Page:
Training EEAGER to pick out beaver ponds wasn’t easy. The American West was rife with human-built features that seemed practically designed to fool a beaver-seeking model. Curving roads reminded EEAGER of winding dams; the edges of human-made reservoirs registered as beaver-built ponds. Most confounding, weirdly, were neighbourhood cul-de-sacs, whose asphalt circles, surrounded by gray strips of sidewalk, bore an uncanny resemblance to a beaver pond fringed by a dam. “I don’t think anybody anticipated that suburban America was full of what a computer would think were beaver dams,” Ackerstein says.

As the researchers pumped more data into EEAGER, it got better at distinguishing beaver ponds from impostors. In May 2023, the Google team, along with beaver researchers Fairfax, Joe Wheaton, and Wally Macfarlane, published a paper in the Journal of Geophysical Research Biogeosciences demonstrating the model’s efficacy. The group fed EEAGER more than 13,000 landscape images with beaver dams from seven western states, along with some 56,000 dam-less locations. The model categorized the landscape accurately — beaver dammed or not — 98.5 per cent of the time.

That statistic, granted, oversells EEAGER’s perfection. The Google team opted to make the model fairly liberal, meaning that, when it predicts whether or not a pixel of satellite imagery contains a beaver dam, it’s more likely to err on the side of spitting out a false positive. EEAGER still requires a human to check its answers, in other words — but it can dramatically expedite the work of scientists like Fairfax by pointing them to thousands of probable beaver sites.

“We’re not going to replace the expertise of biologists,” Ackerstein says. “But the model’s success is making human identification much more efficient.”

According to Fairfax, EEAGER’s use cases are many. The model could be used to estimate beaver numbers, monitor population trends, and calculate beaver-provided ecosystem services like water storage and fire prevention. It could help states figure out where to reintroduce beavers, where to target stream and wetland restoration, and where to create conservation areas. It could allow researchers to track beavers’ spread in the Arctic as the rodents move north with climate change; or their movements in South America, where beavers were introduced in the 1940s and have since proliferated. “We literally cannot handle all the requests we’re getting,” says Fairfax, who serves as EEAGER’s scientific adviser.

The algorithm’s most promising application might be in California. The Golden State has a tortured relationship with beavers: For decades, the state generally denied that the species was native, the byproduct of an industrial-scale fur trade that wiped beavers from the West Coast before biologists could properly survey them. Although recent historical research proved that beavers belong virtually everywhere in California, many water managers and farmers still perceive them as nuisances and frequently have them killed for plugging up road culverts and meddling with irrigation infrastructure.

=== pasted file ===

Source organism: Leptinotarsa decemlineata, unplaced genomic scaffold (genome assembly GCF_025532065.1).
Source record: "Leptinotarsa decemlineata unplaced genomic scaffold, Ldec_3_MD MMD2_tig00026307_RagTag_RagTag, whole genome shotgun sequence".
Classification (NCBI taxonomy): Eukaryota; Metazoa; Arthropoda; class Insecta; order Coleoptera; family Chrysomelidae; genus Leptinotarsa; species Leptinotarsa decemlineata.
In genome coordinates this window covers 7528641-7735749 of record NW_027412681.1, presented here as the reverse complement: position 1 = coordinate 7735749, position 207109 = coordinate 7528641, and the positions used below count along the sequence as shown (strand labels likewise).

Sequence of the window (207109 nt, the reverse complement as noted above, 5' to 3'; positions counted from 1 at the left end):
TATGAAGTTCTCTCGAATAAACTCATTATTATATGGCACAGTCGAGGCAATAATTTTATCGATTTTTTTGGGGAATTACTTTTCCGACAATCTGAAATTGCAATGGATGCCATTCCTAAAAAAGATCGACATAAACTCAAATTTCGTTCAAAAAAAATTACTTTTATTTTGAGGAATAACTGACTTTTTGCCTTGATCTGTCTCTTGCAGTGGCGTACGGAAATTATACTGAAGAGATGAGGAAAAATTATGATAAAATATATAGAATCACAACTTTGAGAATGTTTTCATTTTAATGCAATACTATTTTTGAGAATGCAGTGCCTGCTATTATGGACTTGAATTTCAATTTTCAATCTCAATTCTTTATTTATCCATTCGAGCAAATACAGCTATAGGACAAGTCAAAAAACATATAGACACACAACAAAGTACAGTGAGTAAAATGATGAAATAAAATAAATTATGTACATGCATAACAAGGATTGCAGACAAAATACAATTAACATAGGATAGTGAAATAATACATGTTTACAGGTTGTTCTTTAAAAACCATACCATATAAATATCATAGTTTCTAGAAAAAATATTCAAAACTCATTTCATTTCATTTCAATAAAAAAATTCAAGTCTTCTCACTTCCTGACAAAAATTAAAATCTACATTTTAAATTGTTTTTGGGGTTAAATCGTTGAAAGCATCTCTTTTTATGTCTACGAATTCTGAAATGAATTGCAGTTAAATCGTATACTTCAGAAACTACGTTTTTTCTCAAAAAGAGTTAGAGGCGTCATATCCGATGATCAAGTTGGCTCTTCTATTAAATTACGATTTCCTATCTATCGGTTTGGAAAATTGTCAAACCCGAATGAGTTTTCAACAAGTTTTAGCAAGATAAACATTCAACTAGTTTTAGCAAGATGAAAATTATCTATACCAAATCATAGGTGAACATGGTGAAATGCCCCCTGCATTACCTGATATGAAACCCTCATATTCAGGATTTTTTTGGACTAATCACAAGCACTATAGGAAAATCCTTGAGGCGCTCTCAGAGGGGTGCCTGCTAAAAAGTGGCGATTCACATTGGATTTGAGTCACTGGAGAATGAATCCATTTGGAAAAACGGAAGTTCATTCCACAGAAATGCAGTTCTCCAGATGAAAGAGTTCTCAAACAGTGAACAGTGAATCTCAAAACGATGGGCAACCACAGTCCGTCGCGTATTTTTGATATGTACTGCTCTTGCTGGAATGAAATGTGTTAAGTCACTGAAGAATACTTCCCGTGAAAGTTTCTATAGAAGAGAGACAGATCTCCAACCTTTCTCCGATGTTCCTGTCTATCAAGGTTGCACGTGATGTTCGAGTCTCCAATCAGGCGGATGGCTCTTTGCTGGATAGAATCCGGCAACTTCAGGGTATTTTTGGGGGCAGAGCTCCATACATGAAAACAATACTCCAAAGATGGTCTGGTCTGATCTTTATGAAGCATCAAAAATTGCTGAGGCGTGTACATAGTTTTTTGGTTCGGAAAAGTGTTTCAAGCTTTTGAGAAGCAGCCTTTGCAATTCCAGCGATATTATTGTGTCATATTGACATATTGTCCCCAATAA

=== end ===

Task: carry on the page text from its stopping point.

Yet those deeply entrenched attitudes are changing. After all, no state is in more dire need of beavers’ water-storage services than flammable, drought-stricken, flood-prone California. In recent years, thanks to tireless lobbying by a campaign called Bring Back the Beaver, the California Department of Fish and Wildlife has begun to overhaul its outdated beaver policies. In 2022, the state budgeted more than $1.5 million for beaver restoration and announced it would hire five scientists to study and support the rodents. It also revised its official approach to beaver conflict to prioritize coexistence over lethal trapping. And, this fall, the wildlife department relocated a family of seven beavers onto the ancestral lands of the Mountain Maidu people — the state’s first beaver release in almost 75 years.

It’s only appropriate, then, that California is where EEAGER is going to get its first major test. The Nature Conservancy and Google plan to run the model across the state sometime in 2024, a comprehensive search for every last beaver dam and pond. That should give the state’s wildlife department a good sense of where its beavers are living, roughly how many it has, and where it could use more. The model will also provide California with solid baseline data against which it can compare future populations, to see whether its new policies are helping beavers recover. “When you have imagery that’s repeated frequently, that gives you the opportunity to understand change through time,” says the Conservancy’s Kristen Wilson.

What’s next for EEAGER after its California trial? The main thing, Ackerstein says, is to train it to identify beaverworks in new places. (Although beaver dams and ponds present as fairly similar in every state, the model also relies on context clues from the surrounding landscape, and a sagebrush plateau in Wyoming looks very different from a deciduous forest in Massachusetts.) The team also has to figure out EEAGER’s long-term fate: Will it remain a tool hosted by Google? Spin off into a stand-alone product? Become a service operated by a university or nonprofit?

“That’s the challenge for the future — how do we make this more universally accessible and usable?” Corwin says. The beaver revolution may not be televised, but it will definitely be documented by satellite.